UCSB is preparing for one of its largest summer semesters with robust in-person and online programs — including a summer experience for incoming sophomores designed to mimic the freshman experience.
The university expects at least 10,000 students to enroll for summer classes, a number rarely met in past summers. Course offerings are expanding as well, including a variety of first- and second-year Discovery courses encouraging students to explore other areas.
“Some of the things we’re doing this year are designed to address needs that are specific to the situation created by COVID-19, but it all fits in well with our larger vision to expand summer opportunities and accessibility. We really want to make sure that we’re providing opportunities to benefit every student in summer,” Leesa Becka, director of Summer Sessions, said in a news release. “The current situation is pretty unusual, but we’re hoping to make the most of it.”
UCSB’s “Second Year Summer” provides the dorm life and opportunities of freshman year to a class of students who spent their first year remotely.
In addition to fun activities, the program provides peer mentors and helps students learn about research opportunities and other ways to advance their degree.
There are scholarships dedicated to Second Year Summer, so aid-eligible students can join.
Freshman Summer Start and Transfer Edge, two existing programs, also have scholarships for both in-person and remote offerings.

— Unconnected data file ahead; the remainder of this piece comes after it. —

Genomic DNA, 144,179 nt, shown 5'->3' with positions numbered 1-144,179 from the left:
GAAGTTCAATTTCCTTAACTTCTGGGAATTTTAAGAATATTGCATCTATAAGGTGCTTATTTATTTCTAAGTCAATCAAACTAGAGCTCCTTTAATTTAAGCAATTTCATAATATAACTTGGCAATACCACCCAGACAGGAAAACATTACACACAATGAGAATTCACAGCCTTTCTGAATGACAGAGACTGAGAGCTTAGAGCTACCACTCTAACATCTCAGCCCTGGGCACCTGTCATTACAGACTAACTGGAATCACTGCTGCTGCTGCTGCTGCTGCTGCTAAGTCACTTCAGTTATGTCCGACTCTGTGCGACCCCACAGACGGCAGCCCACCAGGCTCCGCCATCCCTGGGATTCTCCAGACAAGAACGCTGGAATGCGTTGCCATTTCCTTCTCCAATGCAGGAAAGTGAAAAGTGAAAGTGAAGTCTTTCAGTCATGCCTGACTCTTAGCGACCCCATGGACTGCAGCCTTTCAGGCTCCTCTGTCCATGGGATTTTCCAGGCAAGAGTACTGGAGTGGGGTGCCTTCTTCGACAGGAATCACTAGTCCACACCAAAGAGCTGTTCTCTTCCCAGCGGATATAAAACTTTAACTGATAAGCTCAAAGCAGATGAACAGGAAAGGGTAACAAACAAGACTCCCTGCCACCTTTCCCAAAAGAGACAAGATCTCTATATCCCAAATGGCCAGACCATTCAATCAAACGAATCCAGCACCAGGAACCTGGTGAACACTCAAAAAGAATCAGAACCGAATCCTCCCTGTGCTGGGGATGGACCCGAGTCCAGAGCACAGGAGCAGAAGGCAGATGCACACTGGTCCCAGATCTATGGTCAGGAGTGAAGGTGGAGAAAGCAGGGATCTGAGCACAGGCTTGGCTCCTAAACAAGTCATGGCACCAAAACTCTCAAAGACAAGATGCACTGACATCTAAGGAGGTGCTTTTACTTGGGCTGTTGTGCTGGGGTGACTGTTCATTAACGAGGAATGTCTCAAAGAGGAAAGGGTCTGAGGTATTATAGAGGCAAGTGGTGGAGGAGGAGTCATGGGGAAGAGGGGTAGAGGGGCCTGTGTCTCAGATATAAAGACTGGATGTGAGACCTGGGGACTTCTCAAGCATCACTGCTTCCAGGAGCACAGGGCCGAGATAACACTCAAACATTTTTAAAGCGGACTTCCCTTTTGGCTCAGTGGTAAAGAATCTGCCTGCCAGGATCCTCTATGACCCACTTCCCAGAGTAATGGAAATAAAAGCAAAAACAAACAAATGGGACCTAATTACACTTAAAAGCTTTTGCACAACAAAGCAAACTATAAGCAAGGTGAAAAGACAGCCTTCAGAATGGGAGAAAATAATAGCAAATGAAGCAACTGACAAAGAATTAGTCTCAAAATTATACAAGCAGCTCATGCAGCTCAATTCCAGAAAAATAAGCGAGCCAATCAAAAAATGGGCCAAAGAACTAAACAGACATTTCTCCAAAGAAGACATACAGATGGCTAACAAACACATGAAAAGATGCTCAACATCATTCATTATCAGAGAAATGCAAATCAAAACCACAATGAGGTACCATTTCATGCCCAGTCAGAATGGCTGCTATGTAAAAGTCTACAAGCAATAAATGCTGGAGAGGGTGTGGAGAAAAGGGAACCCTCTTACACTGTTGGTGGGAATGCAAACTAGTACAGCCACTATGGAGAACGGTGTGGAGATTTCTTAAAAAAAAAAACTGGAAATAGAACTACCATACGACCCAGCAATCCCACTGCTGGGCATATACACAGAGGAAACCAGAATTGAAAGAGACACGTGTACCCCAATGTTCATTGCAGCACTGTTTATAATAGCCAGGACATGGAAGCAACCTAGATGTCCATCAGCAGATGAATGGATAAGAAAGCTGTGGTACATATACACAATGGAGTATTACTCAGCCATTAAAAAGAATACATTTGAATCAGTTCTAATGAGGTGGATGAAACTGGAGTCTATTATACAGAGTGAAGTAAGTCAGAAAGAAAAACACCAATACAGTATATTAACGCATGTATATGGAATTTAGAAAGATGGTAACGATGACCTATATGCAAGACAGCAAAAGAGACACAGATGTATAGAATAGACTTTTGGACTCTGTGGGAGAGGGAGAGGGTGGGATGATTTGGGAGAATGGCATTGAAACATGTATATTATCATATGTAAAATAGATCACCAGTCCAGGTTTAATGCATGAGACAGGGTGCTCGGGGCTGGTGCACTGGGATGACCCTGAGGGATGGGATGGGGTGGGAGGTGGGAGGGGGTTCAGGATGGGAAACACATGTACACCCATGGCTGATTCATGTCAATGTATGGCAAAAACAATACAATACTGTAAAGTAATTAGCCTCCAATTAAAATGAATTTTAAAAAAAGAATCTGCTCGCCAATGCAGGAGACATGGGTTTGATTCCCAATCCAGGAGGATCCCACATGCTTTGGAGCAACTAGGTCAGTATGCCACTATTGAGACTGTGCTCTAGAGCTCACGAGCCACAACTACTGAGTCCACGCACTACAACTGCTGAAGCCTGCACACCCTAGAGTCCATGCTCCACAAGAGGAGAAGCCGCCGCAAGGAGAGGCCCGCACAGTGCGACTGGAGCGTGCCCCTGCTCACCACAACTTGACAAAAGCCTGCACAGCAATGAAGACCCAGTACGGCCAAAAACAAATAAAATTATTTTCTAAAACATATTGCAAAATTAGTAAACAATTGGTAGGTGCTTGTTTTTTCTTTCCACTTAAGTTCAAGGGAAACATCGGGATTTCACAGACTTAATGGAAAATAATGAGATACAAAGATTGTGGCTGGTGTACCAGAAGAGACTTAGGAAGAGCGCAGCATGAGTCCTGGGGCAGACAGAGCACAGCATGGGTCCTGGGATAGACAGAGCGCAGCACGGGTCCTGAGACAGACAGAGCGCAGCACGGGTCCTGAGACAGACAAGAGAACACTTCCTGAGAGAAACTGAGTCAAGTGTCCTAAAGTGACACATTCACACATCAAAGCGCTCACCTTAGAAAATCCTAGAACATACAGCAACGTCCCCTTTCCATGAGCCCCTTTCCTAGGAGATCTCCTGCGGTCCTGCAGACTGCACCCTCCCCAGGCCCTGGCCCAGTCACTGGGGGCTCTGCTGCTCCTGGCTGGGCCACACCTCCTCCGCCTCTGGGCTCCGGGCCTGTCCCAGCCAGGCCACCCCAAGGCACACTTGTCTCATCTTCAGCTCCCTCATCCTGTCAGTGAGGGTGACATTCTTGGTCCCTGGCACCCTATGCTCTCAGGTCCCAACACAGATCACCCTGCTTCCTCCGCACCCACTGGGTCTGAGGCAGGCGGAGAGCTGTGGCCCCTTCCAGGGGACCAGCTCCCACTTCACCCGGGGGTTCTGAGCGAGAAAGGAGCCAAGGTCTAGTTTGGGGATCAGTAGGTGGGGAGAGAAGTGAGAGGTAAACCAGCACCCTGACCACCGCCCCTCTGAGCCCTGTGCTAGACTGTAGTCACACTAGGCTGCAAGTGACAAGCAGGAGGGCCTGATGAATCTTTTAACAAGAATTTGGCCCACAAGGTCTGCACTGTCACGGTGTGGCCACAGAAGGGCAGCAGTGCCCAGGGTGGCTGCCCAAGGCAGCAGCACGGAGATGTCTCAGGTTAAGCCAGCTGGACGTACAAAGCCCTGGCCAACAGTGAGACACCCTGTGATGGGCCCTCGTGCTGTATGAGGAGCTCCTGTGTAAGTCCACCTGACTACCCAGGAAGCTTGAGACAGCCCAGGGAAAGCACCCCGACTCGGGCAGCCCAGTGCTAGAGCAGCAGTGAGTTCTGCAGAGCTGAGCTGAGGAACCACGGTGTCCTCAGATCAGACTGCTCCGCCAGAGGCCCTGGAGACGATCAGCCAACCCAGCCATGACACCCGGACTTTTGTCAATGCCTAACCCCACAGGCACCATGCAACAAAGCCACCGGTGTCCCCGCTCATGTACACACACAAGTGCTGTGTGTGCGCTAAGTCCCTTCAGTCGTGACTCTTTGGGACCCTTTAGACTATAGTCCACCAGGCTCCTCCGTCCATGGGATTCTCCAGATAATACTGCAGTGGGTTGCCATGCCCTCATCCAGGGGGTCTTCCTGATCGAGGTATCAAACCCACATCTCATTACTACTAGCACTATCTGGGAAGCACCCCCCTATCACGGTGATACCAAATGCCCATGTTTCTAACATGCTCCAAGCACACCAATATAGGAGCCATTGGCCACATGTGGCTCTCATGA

“We realize that after such a strange year-and-a-half, our incoming students may be in a lot of different situations. Some may be really excited to come to campus and start connecting with their new community, but others may not be ready for that yet, or may want to leverage their summer in other ways,” Ms. Beck said.
The Undergraduate Mentorship Program, which is typically held in the spring for first-year students, will now be available in the summer. The program matches students with a mentor to guide them through campus resources.
The Scholar Retention Program, which provides struggling students a summer to catch up academically, will be expanded from around 50 to 300 students. It will be available online this year.
“We’d love to see summer become a part of every student’s academic plan, and are working to provide opportunities that will meet a broad range of student needs and goals,” Ms. Beck said. “The needs and opportunities this year are pretty unique, but I’m hoping that we can learn from what we’ve seen and experienced, and carry forward the best parts to support an even broader range of possibilities in future years.”
Students who participate in at least one summer semester are more likely to graduate on time, she said.
The college had discussed expanding summer’s offerings in years prior, and the challenges of the pandemic made the programs a priority.
— Annelise Hanshaw